Best of the best bullpens: Playoff closers and more

It’s been said that starting pitching gets you into the playoffs. Oftentimes, it’s the best bullpens that keep you there. Here’s a look at the playoff-bound teams of 2016 and the best of the best when it comes to bullpen arms.

Having top line starters is essential down the stretch and into the postseason. Whether it’s Corey Kluber, Max Scherzer, or Jake Arrieta, 2016’s top clubs feature aces that float the team. But what about the poor souls asked to finish the job in the bullpens?


Los Angeles Dodgers closer Kenley Jansen has been lights out all season. Using one of the league’s best relief fastballs, Jansen has allowed an astounding 0.64 WHIP. In addition, Jansen’s FIP, or fielding independent pitching, comes it a 1.38. Both numbers are tops among relievers. In short, of the 245 batters who have stepped in against Jansen, only 43 have reached base, and only 14 have come around to score.

Baltimore Orioles closer Zach Britton shares a similar love for shutdown–just don’t vote for him for Cy Young. Britton has surrendered only four earned runs on the season, leading to his league-leading ERA of 0.56. Britton’s arsenal is truly only one pitch, but an unfair pitch at that. Britton’s sinker averages over 96 miles per hour but can touch 98 regularly. The pitch has saved nearly 23 runs on the season, over 13 runs better than the next comparable fastball.

You may have heard of the fastball of Chicago Cubs closer Aroldis Chapman. Chapman averages over 100 miles per hour on his heater, an especially devastating velocity when coupled with a Bugs Bunny-like drop to his 88 MPH slider. Chapman sits in the top five of relievers in strikeout percentage, batting average against, and ERA.

Honorable Mention: Jeurys Familia (NYM)

Setup Men

The Yankees traded away both Chapman and new Cleveland Indians stopper Andrew Miller. Rough. Miller flashes strikeout power while leading all relievers in BB/9, K-BB percentage, and xFIP. Miller’s exceptional slider is filthy, helping him to surrender only a .152 average against righties, and aiding him in stranding a league-best 95.6 percent of runners.

Miller’s teammate Dan Otero yins Miller’s yang from the right side. Otero isn’t going to strike you out, his 7.17 K/9 places him 109th among relievers, but you’re still not getting on. Otero registers in the top ten in walks, both BB/9 and percentage, and has the ninth highest ground ball percentage for a reliever. The fact that hitters are only connecting with hard contact 21 percent of the time doesn’t hurt either.

Washington Nationals setup man Shawn Kelley may be the most unsung name on the list, undeservedly so. Kelley perfectly mixes his fastball and slider to earn him the fourth highest strikeout to walk percentage among relievers. Kelley also checks in with the second highest xFIP of non-closing relievers, behind only Miller.

Honorable Mention: Joe Blanton (LAD), Addison Reed (NYM), Matt Bush (TEX)

Middle Relievers

San Francisco Giants reliever Derek Law keeps the ball in the yard, having surrendered only three home runs on the year. He also keeps his foot shot-less, walking only 4.3 percent of hitters, 11th best among relievers. Still, Law brings punch-out power, a rarity for a reliever with control over long balls and walks. Of the 21 relievers who best Law in HR/9, only three have a better K/BB ratio.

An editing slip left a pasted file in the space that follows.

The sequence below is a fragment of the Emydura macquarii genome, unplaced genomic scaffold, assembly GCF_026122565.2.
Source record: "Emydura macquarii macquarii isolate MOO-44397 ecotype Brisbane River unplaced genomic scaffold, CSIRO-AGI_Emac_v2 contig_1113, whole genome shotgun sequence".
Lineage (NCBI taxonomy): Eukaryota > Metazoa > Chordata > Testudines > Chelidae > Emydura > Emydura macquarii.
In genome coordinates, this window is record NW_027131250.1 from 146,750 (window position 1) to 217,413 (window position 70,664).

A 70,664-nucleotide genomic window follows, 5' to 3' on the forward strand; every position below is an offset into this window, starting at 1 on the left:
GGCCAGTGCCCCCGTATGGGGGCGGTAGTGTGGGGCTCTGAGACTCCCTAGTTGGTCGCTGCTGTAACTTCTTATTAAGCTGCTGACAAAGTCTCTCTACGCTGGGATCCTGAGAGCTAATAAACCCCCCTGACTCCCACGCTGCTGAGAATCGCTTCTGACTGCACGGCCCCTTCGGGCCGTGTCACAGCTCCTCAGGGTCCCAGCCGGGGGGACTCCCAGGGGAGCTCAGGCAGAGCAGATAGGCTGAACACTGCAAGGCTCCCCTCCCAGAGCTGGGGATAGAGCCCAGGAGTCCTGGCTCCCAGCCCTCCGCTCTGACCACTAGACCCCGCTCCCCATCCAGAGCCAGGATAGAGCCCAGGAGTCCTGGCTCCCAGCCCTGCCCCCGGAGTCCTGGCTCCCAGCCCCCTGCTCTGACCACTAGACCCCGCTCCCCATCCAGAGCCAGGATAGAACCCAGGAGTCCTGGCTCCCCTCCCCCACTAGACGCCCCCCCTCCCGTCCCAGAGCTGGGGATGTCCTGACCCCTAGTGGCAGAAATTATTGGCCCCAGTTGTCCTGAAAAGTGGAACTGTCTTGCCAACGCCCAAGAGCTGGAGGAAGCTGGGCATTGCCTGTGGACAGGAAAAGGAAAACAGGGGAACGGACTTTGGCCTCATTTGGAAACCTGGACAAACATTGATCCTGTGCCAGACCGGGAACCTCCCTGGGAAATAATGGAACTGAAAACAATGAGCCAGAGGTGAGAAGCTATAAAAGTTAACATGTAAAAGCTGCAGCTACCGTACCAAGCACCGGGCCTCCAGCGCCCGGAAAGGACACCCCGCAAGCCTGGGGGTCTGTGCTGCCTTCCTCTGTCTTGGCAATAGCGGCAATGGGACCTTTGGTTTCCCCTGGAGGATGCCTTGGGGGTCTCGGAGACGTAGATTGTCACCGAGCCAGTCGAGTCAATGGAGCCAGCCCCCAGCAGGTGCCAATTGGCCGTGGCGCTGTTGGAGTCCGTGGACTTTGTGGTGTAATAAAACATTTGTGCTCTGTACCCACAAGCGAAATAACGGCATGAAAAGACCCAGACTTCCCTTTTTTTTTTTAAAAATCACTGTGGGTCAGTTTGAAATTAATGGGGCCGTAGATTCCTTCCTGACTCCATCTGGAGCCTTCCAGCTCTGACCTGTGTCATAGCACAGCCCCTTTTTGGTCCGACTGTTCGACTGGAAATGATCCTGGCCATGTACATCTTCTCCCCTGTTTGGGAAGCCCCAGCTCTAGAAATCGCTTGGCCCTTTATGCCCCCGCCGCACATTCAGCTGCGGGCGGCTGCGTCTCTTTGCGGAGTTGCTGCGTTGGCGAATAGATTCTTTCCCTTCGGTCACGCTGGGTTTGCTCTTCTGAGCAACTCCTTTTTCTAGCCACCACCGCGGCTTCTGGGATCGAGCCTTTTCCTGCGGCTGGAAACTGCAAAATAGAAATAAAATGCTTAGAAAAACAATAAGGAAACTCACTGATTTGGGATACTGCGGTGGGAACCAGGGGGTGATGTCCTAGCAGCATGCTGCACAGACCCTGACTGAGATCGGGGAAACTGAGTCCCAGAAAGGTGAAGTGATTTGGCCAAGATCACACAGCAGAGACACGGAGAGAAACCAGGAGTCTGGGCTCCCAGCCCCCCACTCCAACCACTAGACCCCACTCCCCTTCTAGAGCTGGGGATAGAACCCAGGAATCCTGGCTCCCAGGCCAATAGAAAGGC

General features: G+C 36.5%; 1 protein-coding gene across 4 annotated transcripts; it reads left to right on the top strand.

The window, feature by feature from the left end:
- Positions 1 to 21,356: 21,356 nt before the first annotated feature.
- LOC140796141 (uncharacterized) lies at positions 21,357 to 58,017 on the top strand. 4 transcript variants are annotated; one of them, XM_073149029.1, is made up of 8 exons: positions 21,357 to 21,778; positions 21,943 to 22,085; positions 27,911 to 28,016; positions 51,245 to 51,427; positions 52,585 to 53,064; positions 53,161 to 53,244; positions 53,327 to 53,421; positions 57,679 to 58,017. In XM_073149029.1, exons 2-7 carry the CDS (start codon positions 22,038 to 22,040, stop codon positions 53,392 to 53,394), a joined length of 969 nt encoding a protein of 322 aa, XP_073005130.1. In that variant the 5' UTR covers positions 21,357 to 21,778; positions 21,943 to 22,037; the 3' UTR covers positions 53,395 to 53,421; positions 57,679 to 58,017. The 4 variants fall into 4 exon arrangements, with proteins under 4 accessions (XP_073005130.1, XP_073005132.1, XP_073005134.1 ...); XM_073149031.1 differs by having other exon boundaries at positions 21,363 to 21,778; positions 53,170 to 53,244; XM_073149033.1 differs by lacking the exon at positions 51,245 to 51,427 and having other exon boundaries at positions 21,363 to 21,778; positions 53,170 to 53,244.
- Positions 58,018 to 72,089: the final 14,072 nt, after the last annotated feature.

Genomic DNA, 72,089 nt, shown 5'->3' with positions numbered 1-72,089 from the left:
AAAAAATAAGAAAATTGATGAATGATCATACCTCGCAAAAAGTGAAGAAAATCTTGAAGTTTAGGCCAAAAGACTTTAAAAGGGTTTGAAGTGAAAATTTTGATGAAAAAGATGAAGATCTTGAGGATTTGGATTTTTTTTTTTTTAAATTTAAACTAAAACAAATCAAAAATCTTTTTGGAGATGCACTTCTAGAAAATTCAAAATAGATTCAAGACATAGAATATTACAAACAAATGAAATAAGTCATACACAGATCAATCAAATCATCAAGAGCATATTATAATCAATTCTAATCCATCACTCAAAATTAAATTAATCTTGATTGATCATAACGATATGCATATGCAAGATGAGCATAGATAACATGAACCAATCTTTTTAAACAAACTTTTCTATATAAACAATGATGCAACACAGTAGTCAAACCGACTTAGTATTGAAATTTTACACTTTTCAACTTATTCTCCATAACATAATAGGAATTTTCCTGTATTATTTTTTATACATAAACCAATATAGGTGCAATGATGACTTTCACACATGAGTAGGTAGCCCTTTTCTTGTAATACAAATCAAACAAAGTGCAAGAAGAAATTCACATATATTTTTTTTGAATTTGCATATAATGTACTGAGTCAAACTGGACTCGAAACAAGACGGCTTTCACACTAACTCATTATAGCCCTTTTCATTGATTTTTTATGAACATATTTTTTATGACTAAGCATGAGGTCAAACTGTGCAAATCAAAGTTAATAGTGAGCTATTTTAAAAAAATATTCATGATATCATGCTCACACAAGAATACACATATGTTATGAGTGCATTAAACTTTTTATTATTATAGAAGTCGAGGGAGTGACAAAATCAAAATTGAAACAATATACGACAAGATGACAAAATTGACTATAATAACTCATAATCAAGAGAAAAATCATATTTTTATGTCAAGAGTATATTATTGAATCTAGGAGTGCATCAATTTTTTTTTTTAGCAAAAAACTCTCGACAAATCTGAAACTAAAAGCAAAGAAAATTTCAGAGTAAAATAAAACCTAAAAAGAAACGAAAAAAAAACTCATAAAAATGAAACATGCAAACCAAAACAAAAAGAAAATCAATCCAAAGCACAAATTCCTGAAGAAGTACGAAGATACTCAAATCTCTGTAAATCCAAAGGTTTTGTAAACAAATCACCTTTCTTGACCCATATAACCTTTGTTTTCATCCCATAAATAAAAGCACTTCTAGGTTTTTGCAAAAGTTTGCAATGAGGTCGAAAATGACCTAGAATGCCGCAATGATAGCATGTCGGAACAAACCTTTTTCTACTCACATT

Mychal Givens generates a high number of swings and misses for the Orioles. Hitters only make contact on 76 percent of Givens’ pitches in the zone, a number that may seem high but is sixth best in the league for relievers. Overall, hitters swing and miss on 15 percent of Givens’ pitches, only 2.2 percent fewer than his unhittable teammate Zach Britton.

Dodgers reliever Pedro Baez features similar swing and miss potential, his zone contact percentage sitting at just under 79 percent. Batters are only hitting .191 against Baez on the season, good for top twenty among relievers. Even better is the ability to leave Baez in against lefties, as he has held them to a .156 average on the year.

Honorable Mention: Blake Treinen (WSH), Tony Barnette (TEX)


Overall, Brad Brach of the Orioles has had a fine season against all hitters. His numbers however are skewed by his astounding work against right handers, having only hit .110 against Brach all season. Brach’s wOBA, or weighted on base average, sits at .166 against righties. Both numbers are tops in the entire league for any pitcher with at least 40 innings against, both starters and relievers.

The Cubs Travis Wood mirrors Brach from the left side. Wood’s wOBA of .208 is good for fourth best of any pitcher with 30 innings against, while his .132 average against lefties is good for second. Wood’s statistics against left-handers have kept him in Chicago’s bullpen as his wOBA against righties sits at a towering .371.

Honorable Mention: Robbie Ross Jr. (BOS), Adam Liberatore (LAD), Carl Edwards Jr. (CHC)

Team Bullpens

Choosing an overall winner proves difficult given the change in bullpen performance when the postseason rolls around. Starters often throw deeper into playoff games and bullpen usage shortens to include only a handful of trusted performers. With that criteria, the Indians, Orioles, Dodgers, and Cubs lead the pack, all four units featuring eerily similar team statistics.

Of those four, the Indians boast a devastating back end that can compete with any lineup in the league. Both Miller and Otero form a bridge to closer Cody Allen who has only allowed four baserunners since the end of August. The unit as a whole has delivered numbers that sit in the top five in the league in ERA and xFIP, and when in crunch time, can lean on three shutdown arms.

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